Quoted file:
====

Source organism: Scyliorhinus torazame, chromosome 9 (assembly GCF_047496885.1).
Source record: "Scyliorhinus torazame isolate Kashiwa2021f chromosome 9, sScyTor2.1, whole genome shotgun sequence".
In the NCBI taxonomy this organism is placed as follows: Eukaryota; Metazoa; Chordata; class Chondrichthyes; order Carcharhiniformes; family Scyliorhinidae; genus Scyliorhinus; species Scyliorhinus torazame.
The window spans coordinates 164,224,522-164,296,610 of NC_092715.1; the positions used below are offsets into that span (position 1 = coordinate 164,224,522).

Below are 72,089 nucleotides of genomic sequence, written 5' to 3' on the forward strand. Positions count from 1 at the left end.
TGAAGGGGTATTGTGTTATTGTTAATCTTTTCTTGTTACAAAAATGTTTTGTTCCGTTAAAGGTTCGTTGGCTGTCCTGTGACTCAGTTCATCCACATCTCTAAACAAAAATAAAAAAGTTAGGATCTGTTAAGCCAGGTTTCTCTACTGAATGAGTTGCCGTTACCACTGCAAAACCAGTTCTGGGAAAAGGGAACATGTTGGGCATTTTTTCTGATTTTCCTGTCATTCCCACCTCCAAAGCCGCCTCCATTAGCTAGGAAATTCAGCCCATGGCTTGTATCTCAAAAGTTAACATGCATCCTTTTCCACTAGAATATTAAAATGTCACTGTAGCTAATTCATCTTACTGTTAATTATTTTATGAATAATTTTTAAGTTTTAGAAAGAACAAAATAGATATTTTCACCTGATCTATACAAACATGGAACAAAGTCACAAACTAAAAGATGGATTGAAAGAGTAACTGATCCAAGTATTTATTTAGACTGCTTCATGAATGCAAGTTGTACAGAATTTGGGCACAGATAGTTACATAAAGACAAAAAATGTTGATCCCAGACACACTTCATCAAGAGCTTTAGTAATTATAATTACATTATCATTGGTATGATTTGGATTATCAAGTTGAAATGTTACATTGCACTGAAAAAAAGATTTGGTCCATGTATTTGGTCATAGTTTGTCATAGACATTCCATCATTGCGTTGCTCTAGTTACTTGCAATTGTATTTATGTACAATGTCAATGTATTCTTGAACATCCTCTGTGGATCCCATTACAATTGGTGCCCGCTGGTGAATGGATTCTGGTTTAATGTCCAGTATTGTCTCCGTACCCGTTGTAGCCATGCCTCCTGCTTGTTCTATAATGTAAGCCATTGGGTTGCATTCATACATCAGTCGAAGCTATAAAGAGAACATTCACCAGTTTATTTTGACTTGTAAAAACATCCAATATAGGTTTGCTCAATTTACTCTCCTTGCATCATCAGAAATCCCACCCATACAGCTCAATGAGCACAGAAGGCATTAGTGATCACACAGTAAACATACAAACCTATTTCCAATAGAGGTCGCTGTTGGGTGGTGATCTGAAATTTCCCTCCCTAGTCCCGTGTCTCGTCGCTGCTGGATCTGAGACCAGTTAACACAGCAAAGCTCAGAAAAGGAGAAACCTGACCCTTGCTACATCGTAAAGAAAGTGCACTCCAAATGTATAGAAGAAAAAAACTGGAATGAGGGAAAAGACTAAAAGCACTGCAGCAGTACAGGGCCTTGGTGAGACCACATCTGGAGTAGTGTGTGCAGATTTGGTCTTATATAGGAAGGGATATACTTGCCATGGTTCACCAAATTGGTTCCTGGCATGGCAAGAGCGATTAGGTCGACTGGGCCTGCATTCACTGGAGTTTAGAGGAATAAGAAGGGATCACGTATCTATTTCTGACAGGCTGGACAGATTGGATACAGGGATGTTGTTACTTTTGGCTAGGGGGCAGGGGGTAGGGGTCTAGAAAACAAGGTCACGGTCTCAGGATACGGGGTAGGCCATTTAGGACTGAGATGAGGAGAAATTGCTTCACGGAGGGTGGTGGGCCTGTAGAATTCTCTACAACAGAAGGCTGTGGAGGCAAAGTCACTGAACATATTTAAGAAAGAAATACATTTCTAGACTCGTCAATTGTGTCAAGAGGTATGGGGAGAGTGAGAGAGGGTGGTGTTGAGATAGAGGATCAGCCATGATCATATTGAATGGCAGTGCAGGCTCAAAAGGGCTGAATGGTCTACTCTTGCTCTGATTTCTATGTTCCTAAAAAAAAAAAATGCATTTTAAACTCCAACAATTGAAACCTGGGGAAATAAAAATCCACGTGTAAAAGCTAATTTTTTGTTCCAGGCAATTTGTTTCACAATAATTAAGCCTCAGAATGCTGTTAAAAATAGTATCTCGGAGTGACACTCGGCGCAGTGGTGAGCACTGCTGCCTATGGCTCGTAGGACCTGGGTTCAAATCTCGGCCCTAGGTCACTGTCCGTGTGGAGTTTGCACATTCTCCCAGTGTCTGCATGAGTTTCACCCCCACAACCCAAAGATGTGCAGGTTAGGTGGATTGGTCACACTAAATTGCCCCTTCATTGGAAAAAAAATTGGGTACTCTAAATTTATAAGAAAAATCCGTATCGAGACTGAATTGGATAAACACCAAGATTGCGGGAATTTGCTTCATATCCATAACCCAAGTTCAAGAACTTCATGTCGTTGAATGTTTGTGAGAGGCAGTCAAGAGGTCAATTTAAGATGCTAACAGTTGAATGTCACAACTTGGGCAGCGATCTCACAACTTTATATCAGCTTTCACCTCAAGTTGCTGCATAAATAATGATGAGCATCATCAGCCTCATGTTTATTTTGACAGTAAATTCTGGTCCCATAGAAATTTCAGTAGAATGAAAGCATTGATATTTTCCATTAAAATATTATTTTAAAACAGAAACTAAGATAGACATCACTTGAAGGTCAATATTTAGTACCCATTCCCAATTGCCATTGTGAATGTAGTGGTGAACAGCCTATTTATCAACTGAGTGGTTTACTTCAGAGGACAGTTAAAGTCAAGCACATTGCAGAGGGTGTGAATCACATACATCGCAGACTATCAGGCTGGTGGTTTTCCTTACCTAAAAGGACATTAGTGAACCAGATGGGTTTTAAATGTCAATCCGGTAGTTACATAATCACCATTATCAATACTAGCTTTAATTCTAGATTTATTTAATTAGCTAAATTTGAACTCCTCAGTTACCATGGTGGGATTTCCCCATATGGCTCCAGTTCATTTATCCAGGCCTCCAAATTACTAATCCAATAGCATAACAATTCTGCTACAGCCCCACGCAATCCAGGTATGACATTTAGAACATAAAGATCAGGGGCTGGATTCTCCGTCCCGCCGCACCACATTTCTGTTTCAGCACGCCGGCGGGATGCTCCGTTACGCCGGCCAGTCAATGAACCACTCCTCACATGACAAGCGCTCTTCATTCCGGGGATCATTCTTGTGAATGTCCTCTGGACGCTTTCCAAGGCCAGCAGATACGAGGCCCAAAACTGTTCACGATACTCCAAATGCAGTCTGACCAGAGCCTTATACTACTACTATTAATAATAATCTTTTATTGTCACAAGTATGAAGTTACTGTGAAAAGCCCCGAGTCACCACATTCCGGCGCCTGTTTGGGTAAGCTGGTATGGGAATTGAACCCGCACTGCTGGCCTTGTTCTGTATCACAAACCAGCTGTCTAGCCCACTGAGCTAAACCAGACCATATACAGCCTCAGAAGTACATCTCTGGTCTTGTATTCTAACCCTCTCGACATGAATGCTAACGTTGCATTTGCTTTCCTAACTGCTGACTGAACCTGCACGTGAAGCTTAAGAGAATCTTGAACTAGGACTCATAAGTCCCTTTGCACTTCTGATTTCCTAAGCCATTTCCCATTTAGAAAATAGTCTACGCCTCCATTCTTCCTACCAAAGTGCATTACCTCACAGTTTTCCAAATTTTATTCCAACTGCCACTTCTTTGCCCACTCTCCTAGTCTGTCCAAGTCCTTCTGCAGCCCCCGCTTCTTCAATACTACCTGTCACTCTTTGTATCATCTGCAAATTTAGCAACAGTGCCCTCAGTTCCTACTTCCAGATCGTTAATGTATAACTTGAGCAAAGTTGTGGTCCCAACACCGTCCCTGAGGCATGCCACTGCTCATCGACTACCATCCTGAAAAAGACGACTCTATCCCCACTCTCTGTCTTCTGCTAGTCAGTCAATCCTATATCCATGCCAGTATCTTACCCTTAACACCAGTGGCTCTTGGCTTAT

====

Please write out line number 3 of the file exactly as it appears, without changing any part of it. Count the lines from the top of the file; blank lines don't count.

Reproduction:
In the NCBI taxonomy this organism is placed as follows: Eukaryota; Metazoa; Chordata; class Chondrichthyes; order Carcharhiniformes; family Scyliorhinidae; genus Scyliorhinus; species Scyliorhinus torazame.